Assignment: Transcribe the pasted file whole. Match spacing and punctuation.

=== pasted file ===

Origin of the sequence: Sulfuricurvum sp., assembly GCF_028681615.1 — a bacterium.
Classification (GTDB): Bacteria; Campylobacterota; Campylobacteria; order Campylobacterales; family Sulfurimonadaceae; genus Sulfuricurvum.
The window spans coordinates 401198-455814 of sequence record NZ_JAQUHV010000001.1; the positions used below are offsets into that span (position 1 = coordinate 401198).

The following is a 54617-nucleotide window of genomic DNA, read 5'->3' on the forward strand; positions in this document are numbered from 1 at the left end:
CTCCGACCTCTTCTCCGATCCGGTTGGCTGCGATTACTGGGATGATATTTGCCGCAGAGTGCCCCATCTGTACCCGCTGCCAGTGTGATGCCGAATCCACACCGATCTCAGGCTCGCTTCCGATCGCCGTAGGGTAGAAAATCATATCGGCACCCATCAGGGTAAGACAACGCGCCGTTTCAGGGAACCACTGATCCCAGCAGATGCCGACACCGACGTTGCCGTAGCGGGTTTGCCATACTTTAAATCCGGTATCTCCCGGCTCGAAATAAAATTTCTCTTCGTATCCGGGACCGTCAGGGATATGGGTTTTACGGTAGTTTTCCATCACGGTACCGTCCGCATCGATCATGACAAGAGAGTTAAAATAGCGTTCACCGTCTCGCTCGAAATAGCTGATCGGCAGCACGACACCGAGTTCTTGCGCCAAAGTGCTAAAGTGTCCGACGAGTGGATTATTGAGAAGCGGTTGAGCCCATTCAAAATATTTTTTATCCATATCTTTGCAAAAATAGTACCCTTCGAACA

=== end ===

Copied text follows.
Origin of the sequence: Sulfuricurvum sp., assembly GCF_028681615.1 — a bacterium.
Classification (GTDB): Bacteria; Campylobacterota; Campylobacteria; order Campylobacterales; family Sulfurimonadaceae; genus Sulfuricurvum.
The window spans coordinates 401198-455814 of sequence record NZ_JAQUHV010000001.1; the positions used below are offsets into that span (position 1 = coordinate 401198).

The following is a 54617-nucleotide window of genomic DNA, read 5'->3' on the forward strand; positions in this document are numbered from 1 at the left end:
CTCCGACCTCTTCTCCGATCCGGTTGGCTGCGATTACTGGGATGATATTTGCCGCAGAGTGCCCCATCTGTACCCGCTGCCAGTGTGATGCCGAATCCACACCGATCTCAGGCTCGCTTCCGATCGCCGTAGGGTAGAAAATCATATCGGCACCCATCAGGGTAAGACAACGCGCCGTTTCAGGGAACCACTGATCCCAGCAGATGCCGACACCGACGTTGCCGTAGCGGGTTTGCCATACTTTAAATCCGGTATCTCCCGGCTCGAAATAAAATTTCTCTTCGTATCCGGGACCGTCAGGGATATGGGTTTTACGGTAGTTTTCCATCACGGTACCGTCCGCATCGATCATGACAAGAGAGTTAAAATAGCGTTCACCGTCTCGCTCGAAATAGCTGATCGGCAGCACGACACCGAGTTCTTGCGCCAAAGTGCTAAAGTGTCCGACGAGTGGATTATTGAGAAGCGGTTGAGCCCATTCAAAATATTTTTTATCCATATCTTTGCAAAAATAGTACCCTTCGAACA